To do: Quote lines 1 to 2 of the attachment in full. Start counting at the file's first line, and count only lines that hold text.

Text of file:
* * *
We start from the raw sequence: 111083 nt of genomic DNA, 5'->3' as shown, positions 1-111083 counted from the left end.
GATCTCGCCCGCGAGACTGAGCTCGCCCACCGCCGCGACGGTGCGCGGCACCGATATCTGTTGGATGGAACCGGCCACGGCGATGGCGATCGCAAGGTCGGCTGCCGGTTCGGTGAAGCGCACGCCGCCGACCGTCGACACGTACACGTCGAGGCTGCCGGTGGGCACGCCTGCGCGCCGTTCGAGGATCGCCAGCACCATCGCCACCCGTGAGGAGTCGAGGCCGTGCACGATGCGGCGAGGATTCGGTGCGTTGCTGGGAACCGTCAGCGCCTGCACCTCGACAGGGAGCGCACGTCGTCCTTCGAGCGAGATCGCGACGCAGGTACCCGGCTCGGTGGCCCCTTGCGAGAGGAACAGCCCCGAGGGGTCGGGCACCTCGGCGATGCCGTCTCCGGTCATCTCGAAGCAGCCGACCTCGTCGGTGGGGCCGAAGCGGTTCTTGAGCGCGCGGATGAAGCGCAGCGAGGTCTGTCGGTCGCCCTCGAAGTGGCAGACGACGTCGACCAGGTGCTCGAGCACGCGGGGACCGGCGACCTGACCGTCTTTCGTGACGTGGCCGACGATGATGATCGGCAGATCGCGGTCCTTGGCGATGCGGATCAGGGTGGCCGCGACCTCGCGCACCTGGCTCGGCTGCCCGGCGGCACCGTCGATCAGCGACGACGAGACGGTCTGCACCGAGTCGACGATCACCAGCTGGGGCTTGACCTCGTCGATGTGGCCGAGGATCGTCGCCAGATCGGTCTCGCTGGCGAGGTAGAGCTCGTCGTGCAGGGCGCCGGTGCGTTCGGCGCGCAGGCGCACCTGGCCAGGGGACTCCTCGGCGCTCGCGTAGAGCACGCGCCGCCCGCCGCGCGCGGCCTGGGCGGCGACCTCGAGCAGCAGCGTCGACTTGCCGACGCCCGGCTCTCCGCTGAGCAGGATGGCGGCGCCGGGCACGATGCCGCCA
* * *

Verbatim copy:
We start from the raw sequence: 111083 nt of genomic DNA, 5'->3' as shown, positions 1-111083 counted from the left end.
GATCTCGCCCGCGAGACTGAGCTCGCCCACCGCCGCGACGGTGCGCGGCACCGATATCTGTTGGATGGAACCGGCCACGGCGATGGCGATCGCAAGGTCGGCTGCCGGTTCGGTGAAGCGCACGCCGCCGACCGTCGACACGTACACGTCGAGGCTGCCGGTGGGCACGCCTGCGCGCCGTTCGAGGATCGCCAGCACCATCGCCACCCGTGAGGAGTCGAGGCCGTGCACGATGCGGCGAGGATTCGGTGCGTTGCTGGGAACCGTCAGCGCCTGCACCTCGACAGGGAGCGCACGTCGTCCTTCGAGCGAGATCGCGACGCAGGTACCCGGCTCGGTGGCCCCTTGCGAGAGGAACAGCCCCGAGGGGTCGGGCACCTCGGCGATGCCGTCTCCGGTCATCTCGAAGCAGCCGACCTCGTCGGTGGGGCCGAAGCGGTTCTTGAGCGCGCGGATGAAGCGCAGCGAGGTCTGTCGGTCGCCCTCGAAGTGGCAGACGACGTCGACCAGGTGCTCGAGCACGCGGGGACCGGCGACCTGACCGTCTTTCGTGACGTGGCCGACGATGATGATCGGCAGATCGCGGTCCTTGGCGATGCGGATCAGGGTGGCCGCGACCTCGCGCACCTGGCTCGGCTGCCCGGCGGCACCGTCGATCAGCGACGACGAGACGGTCTGCACCGAGTCGACGATCACCAGCTGGGGCTTGACCTCGTCGATGTGGCCGAGGATCGTCGCCAGATCGGTCTCGCTGGCGAGGTAGAGCTCGTCGTGCAGGGCGCCGGTGCGTTCGGCGCGCAGGCGCACCTGGCCAGGGGACTCCTCGGCGCTCGCGTAGAGCACGCGCCGCCCGCCGCGCGCGGCCTGGGCGGCGACCTCGAGCAGCAGCGTCGACTTGCCGACGCCCGGCTCTCCGCTGAGCAGGATGGCGGCGCCGGGCACGATGCCGCCA